The Jell-O Age

Originally published in Gather Journal: Senses Issue

Who can deny the lurid allure of sixties-era home cooking? A nation ready to colonize the moon was also ready to eat futuristically, and so America welcomed a new culinary modality in which pre-fabricated products represented sophistication. Throughout the decade, technology birthed space-age snacks like Pop-Tarts, Dream Whip, and Starburst candies, but perhaps the sixties dish most stubbornly stuck in our collective memory is the one most reflective of the era’s domestic ideal of orderly elegance. That is: Jell-O salad. Not a new concept back then, but one at the peak of its popularity in the sixties, when housewives embraced the power to trap the unsightly chaos of chopped produce within a forcefield of gleaming gelatin. In her pictorial survey of Western cuisine, Feast for the Eyes, curator Susan Bright cites sixties cookbooks (now in Technicolor!) as social documents for the modern historian’s edification. “The garish colors had a lot to do with technical advances in color printing, so they look very gauche to us now, but must have been amazing at the time amongst all that black and white,” says Bright. On the cookbooks’ pages, alien-hued jellies quiver with the conviction that nothing could be more appetizing.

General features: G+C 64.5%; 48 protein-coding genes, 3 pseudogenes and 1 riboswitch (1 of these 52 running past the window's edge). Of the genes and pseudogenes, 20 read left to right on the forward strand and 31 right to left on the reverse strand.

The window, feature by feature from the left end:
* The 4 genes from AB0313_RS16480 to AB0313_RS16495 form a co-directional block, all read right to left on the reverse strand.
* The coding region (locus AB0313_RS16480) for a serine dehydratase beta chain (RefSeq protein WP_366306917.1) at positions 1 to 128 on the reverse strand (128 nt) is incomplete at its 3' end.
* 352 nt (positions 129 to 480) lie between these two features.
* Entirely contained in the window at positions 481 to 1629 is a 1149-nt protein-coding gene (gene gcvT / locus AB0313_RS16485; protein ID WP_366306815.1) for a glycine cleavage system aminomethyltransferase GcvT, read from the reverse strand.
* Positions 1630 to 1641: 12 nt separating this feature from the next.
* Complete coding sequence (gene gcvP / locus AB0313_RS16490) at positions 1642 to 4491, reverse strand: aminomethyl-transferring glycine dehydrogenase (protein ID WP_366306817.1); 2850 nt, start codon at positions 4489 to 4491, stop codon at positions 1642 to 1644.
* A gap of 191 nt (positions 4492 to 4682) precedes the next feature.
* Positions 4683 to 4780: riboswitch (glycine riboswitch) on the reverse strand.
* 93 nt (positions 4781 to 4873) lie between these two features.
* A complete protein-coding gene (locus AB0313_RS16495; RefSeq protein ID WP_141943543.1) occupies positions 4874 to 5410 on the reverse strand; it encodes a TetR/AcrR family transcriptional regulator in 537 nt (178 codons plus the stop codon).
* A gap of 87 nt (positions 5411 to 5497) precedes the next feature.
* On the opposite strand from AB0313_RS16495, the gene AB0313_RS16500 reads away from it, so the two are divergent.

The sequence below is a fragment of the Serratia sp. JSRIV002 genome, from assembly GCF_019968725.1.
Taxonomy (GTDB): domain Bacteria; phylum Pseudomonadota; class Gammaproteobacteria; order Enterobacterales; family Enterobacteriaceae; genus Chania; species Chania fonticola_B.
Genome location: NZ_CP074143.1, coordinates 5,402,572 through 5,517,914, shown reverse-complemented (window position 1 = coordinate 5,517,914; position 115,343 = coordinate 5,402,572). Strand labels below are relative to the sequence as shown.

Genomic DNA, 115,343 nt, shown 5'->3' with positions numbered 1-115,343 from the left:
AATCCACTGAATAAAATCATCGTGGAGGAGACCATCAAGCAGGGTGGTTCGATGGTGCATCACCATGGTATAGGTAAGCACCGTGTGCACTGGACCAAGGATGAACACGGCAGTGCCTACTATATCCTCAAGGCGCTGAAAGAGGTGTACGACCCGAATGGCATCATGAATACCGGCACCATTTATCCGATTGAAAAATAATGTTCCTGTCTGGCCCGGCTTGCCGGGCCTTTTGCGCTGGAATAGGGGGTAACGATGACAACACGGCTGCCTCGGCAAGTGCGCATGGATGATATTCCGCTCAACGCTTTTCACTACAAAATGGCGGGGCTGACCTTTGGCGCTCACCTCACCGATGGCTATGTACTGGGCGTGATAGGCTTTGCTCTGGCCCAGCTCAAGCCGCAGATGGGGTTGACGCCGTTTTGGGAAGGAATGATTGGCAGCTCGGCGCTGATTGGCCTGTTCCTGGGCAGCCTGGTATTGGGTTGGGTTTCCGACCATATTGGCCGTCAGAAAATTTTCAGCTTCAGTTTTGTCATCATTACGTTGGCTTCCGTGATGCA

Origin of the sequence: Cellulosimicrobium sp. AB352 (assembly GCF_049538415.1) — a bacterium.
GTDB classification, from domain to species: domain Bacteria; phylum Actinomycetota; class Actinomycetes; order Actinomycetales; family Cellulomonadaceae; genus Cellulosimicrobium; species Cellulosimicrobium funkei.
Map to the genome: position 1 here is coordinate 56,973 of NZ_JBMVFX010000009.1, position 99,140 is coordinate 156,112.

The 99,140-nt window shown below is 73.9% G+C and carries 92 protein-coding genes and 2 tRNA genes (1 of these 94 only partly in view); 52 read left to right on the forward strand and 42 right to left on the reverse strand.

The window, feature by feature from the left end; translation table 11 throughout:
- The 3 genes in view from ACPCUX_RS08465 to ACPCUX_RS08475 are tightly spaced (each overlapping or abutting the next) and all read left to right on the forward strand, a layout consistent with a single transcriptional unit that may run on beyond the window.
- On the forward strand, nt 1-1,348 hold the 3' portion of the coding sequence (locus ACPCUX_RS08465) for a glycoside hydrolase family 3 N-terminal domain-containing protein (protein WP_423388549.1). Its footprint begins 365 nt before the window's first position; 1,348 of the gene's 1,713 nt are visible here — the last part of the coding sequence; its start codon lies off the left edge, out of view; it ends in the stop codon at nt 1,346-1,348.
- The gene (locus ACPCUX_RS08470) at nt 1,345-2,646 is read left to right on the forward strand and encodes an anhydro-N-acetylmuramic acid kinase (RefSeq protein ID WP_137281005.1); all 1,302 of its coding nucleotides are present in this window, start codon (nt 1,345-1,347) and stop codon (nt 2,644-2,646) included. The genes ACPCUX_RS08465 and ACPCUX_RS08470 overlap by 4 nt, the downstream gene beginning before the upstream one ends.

© Adrienne Matei 2017